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Big Data Case Study: How to Solve Hadoop Infrastructure Challenges

Apache Hadoop has gone from a “nice to have” to the “must have” Big Data technology in enterprise IT today. Unlike traditional data marts built to serve specific business purposes, Hadoop by nature supports a diverse set of use cases and can handle a variety of structured and unstructured data. Different departments and teams throughout enterprise organizations are identifying Hadoop as a key requirement to meet their business objectives.

Hadoop Sprawl

Hadoop Sprawl

In most large enterprises, Big Data initiatives begin within small isolated groups – rather than as a centralized initiative. This often results in islands of Hadoop clusters with each team managing their own environment. As these deployments grow, I’ve seen many organizations struggle to cope with the proliferation of Hadoop clusters: resulting in infrastructure sprawl, a lack of governance, and significant maintenance challenges.

However, the very nature of most Hadoop use cases requires the flexibility to try new things and the ability to access a variety of different data sources. So how do you control infrastructure sprawl while still empowering end users across multiple teams with a flexible Big Data environment?

There is a way …and it may help to provide a specific example. One of the organizations I’ve been working with recently is a Fortune 100 media and telecommunications company – they were faced with precisely these issues, so I’ll share their story here.

Hadoop adoption in this company had grown organically across multiple different teams, starting with “science projects” and lab initiatives that quickly grew and expanded. As with most Big Data deployments today, they deployed Hadoop using on-premises infrastructure with bare-metal physical servers and direct attached storage (DAS). Each group worked with the IT team to provision the necessary physical servers, storage, networking, and software for their dedicated Hadoop cluster.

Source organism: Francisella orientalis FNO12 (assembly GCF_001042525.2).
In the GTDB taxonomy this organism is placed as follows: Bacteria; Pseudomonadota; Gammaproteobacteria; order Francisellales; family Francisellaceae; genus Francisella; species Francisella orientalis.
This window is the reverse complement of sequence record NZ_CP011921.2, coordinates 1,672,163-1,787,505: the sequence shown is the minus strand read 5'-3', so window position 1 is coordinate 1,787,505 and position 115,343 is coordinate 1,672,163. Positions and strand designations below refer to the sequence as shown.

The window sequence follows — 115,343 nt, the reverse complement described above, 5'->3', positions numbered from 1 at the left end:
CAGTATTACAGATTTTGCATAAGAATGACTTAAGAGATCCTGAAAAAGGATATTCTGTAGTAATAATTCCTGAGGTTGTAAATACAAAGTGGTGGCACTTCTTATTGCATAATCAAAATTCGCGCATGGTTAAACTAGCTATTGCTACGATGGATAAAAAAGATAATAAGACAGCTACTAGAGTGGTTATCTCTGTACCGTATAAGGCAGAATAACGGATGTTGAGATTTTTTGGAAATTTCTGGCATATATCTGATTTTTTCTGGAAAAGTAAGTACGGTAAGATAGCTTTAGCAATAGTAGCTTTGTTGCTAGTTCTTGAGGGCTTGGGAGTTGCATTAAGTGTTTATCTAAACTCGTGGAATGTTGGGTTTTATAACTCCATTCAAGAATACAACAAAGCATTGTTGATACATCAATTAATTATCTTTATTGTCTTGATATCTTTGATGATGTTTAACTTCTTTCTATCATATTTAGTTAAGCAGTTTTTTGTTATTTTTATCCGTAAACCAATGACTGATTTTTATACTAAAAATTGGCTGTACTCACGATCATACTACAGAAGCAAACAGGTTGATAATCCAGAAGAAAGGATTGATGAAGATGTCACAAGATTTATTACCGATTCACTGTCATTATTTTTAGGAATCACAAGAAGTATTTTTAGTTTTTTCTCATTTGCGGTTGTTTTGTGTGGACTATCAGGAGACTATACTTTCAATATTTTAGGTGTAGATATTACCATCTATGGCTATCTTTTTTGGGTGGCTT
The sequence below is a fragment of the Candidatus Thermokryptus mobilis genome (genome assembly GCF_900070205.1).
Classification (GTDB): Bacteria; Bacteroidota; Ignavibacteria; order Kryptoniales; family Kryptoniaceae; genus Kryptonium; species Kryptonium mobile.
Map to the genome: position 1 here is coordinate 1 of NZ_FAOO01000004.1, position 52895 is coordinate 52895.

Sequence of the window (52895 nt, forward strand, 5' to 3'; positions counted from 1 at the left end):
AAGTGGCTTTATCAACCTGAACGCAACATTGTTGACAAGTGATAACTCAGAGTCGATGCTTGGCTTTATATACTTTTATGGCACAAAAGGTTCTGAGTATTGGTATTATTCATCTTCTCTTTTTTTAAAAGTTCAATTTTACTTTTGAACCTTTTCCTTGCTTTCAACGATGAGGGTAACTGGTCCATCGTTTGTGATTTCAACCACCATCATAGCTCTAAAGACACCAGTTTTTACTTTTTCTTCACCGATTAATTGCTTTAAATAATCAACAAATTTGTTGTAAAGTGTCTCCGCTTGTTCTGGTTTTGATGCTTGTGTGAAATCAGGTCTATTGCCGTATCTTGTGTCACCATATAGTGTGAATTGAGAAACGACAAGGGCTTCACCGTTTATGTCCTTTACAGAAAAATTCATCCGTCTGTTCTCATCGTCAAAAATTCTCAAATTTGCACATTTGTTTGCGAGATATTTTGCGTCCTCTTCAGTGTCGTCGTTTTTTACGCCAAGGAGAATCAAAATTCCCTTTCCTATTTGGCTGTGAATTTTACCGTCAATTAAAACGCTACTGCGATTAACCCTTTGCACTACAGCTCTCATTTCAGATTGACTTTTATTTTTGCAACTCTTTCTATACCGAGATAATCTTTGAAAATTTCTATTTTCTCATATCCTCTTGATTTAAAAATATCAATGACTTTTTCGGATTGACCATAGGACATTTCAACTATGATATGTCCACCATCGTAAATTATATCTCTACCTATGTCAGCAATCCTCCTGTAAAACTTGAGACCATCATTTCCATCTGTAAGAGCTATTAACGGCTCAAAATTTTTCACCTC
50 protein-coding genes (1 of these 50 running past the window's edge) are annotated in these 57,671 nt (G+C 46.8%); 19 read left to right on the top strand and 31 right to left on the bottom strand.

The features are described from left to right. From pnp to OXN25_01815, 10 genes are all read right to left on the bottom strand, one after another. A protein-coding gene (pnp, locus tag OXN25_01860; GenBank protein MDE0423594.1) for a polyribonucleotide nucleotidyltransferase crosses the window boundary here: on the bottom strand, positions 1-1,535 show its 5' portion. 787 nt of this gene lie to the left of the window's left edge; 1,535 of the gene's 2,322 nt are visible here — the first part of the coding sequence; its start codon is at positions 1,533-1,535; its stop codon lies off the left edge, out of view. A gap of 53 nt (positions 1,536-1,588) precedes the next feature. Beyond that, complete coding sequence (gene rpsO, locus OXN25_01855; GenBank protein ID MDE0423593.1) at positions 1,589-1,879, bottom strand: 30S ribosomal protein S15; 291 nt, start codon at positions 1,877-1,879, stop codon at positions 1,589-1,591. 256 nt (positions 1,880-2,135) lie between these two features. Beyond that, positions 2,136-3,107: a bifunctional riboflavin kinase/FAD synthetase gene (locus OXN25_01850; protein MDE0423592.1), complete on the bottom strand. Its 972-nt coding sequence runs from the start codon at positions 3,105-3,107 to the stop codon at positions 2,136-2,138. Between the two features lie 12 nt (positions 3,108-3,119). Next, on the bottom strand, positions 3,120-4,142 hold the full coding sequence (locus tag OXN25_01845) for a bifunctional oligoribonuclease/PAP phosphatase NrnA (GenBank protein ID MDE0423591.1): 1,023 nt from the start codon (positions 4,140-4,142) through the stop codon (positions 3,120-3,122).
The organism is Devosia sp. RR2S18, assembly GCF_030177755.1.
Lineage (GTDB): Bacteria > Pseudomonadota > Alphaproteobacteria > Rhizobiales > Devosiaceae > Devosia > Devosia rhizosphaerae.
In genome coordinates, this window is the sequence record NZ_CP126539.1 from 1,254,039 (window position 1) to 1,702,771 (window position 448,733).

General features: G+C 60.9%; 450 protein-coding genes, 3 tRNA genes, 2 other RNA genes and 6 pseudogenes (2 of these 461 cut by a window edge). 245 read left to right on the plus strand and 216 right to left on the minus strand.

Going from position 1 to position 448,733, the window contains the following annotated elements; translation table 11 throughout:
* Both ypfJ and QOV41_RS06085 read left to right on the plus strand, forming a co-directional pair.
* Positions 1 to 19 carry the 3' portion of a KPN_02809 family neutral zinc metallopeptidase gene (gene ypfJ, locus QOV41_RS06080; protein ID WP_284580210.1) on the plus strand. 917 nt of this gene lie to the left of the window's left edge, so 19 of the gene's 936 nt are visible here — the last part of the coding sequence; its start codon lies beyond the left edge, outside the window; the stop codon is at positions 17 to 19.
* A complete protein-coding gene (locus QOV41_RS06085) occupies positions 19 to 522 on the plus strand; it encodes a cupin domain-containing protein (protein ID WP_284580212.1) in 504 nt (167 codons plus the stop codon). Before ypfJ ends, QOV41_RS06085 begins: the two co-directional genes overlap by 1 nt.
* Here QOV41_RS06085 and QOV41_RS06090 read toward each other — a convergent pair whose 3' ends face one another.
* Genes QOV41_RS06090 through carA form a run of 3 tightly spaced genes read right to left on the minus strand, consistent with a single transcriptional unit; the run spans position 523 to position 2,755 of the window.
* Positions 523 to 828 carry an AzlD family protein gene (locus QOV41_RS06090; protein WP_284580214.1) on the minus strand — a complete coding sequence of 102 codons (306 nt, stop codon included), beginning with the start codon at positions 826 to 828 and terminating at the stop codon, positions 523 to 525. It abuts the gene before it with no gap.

One of the initial use cases was a sandbox dev/test environment to enable ad-hoc analysis with Hadoop as well as Apache Spark by internal data science teams and developers. Another Hadoop use case was an initiative to analyze customer device and service usage, in order to improve their customer experience and increase customer satisfaction. In this latter example, they needed to provide data access to internal teams as well as external partners (media content providers) – each of which required an isolated environment.

Within a relatively short timeframe, the IT organization was faced with several challenges. Some of the key issues they struggled with included:

  • Limited IT infrastructure resources and staff;
  • Relatively little IT experience and skillsets in Hadoop or Spark;
  • Increasing IT overhead for managing multiple Big Data environments; and
  • The need to onboard multiple user groups (and a growing number of external partners) with access to their own dedicated Hadoop environment.

To address these issues and the increased demand for Hadoop infrastructure, they considered two initial options for their Big Data deployment going forward.

Option 1: Expand their existing on-premises Hadoop infrastructure. This was the desired option for the IT team, but there were a number of unknowns and risks including:

  • Adding more physical servers to expand their existing Hadoop clusters
  • Adding more nodes to install various business intelligence and analytical tools
  • Setting up additional networking and network configurations
  • Implementing the Hue web console for internal Hadoop users
  • Building a web-based application that would allow external users to use the system (example: login, uploads, downloads, query)
  • Providing security and isolation for access by various internal and external user groups

The additional infrastructure resources, capital expenditures, and staff required for this option made it a difficult proposition. And as their existing Big Data deployment expanded (with more user groups, more use cases, more applications, and more data), the growing complexity and burden on the IT team would continue to accelerate.

Option 2: Move their Hadoop deployment to a cloud service (e.g. Amazon Web Services’ Elastic Map Reduce (EMR) or Microsoft’s Azure HDInsight). This is another option that the IT organization considered, and it was the preferred option for some of their development teams. However, moving their Hadoop deployment to a cloud service like EMR would require:

  • Copying data to the cloud service
  • Maintaining and managing Hadoop clusters in the cloud
  • Managing user access to the cloud service
  • Building a web-based application that would allow external users to use the system (example: login, uploads, downloads, query)